Treatment for both early and advanced melanoma has changed little since the introduction of interferon and IL-2 in the early 1990s. Recent data from trials testing targeted agents or immune modulators suggest the promise of new strategies to treat patients with advanced melanoma. These include a new generation of B-RAF inhibitors with greater selectivity for the mutant protein, c-Kit inhibitors, anti-angiogenesis agents, the immune modulators anti-CTLA4, anti-PD-1, and anti-CD40, and adoptive cellular therapies. The high success rate of mutant B-RAF and c-Kit inhibitors relies on the selection of patients with corresponding mutations. However, although response rates with small molecule inhibitors are high, most are not durable. Moreover, for a large subset of patients, reliable predictive biomarkers especially for immunologic modulators have not yet been identified. Progress may also depend on identifying additional molecular targets, which in turn depends upon a better understanding of the mechanisms leading to response or resistance. More challenging but equally important will be understanding how to optimize the treatment of individual patients using these active agents sequentially or in combination with each other, with other experimental treatment, or with traditional anticancer modalities such as chemotherapy, radiation, or surgery. Compared to the standard approach of developing new single agents for licensing in advanced disease, the identification and validation of patient specific and multi-modality treatments will require increased involvement by several stakeholders in designing trials aimed at identifying, even in early stages of drug development, the most effective way to use molecularly guided approaches to treat tumors as they evolve over time.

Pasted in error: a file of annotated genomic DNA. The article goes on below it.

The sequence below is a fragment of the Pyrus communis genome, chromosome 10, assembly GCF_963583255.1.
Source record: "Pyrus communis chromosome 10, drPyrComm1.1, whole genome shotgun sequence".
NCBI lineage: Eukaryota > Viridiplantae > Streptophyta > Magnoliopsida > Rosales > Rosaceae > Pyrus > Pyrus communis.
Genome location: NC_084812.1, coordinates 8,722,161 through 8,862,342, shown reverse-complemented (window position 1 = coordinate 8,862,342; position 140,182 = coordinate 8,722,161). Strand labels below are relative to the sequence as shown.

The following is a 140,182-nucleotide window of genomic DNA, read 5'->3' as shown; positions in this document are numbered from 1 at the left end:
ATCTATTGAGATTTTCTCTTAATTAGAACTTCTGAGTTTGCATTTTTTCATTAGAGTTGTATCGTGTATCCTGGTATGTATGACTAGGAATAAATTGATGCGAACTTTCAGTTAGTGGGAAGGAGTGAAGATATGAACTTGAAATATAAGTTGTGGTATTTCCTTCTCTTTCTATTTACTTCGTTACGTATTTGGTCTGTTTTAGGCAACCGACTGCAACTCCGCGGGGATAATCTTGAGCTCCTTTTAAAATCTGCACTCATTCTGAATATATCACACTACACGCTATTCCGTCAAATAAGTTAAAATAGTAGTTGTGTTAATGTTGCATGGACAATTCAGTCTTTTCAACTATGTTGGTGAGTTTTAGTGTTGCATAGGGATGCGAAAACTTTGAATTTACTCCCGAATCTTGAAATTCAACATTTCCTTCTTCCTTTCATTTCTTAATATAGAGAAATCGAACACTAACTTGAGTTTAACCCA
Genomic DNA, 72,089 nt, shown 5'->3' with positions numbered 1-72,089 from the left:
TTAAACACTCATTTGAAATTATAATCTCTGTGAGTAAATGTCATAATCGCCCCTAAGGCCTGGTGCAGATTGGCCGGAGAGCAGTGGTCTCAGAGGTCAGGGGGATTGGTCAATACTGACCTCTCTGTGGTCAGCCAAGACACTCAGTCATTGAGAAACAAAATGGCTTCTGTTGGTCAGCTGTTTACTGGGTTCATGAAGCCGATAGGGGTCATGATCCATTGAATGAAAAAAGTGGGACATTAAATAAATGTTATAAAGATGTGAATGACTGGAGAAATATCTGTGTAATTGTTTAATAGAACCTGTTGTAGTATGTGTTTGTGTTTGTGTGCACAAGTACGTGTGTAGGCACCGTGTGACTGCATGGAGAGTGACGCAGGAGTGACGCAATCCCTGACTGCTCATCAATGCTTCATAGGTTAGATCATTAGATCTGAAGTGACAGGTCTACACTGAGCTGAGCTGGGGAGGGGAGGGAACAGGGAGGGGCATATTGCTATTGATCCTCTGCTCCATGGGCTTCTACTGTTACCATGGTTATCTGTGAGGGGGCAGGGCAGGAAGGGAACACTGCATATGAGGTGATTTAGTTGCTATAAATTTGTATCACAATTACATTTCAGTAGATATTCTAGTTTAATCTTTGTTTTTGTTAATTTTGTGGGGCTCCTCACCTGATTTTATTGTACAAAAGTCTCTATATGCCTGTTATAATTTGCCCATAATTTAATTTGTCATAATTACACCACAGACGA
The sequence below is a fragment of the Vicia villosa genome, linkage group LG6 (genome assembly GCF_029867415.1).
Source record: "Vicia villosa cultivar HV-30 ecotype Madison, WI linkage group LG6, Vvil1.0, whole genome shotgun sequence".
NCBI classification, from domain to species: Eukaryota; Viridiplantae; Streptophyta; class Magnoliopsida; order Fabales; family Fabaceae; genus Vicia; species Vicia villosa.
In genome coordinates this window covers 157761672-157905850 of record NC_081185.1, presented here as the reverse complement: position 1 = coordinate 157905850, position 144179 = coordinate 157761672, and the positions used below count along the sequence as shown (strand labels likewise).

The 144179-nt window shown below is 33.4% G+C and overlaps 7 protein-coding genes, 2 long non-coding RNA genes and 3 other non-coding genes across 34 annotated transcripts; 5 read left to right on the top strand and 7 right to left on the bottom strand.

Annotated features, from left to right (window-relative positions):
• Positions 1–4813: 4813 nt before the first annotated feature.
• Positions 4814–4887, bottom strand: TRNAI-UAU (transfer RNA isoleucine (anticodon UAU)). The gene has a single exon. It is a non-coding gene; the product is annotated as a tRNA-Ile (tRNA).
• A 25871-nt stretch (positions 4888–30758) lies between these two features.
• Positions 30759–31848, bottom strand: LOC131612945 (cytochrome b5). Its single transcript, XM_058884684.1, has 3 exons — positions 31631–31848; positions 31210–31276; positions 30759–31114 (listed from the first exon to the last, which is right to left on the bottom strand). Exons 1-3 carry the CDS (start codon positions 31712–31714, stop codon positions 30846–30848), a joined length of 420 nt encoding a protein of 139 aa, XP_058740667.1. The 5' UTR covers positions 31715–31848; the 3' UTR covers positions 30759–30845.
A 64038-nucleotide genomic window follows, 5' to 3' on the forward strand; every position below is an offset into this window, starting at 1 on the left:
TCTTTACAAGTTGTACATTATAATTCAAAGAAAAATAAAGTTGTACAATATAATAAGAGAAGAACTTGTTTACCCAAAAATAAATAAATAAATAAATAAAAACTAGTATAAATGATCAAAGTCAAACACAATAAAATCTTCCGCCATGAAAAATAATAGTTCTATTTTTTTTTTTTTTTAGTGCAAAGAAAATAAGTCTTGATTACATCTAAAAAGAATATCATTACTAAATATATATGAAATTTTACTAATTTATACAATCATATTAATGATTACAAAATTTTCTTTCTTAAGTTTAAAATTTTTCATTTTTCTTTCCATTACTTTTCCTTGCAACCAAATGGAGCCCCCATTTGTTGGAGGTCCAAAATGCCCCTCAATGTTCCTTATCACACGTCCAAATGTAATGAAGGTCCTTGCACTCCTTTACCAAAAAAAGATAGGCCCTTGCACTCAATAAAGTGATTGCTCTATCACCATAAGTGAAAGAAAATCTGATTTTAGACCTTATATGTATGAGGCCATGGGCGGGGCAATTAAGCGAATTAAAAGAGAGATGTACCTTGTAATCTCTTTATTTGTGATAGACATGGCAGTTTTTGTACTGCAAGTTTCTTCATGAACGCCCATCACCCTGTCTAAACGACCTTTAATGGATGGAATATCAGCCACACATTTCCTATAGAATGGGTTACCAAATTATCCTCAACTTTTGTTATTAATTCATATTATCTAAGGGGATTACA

ASJC Scopus subject areas
- Biochemistry, Genetics and Molecular Biology(all)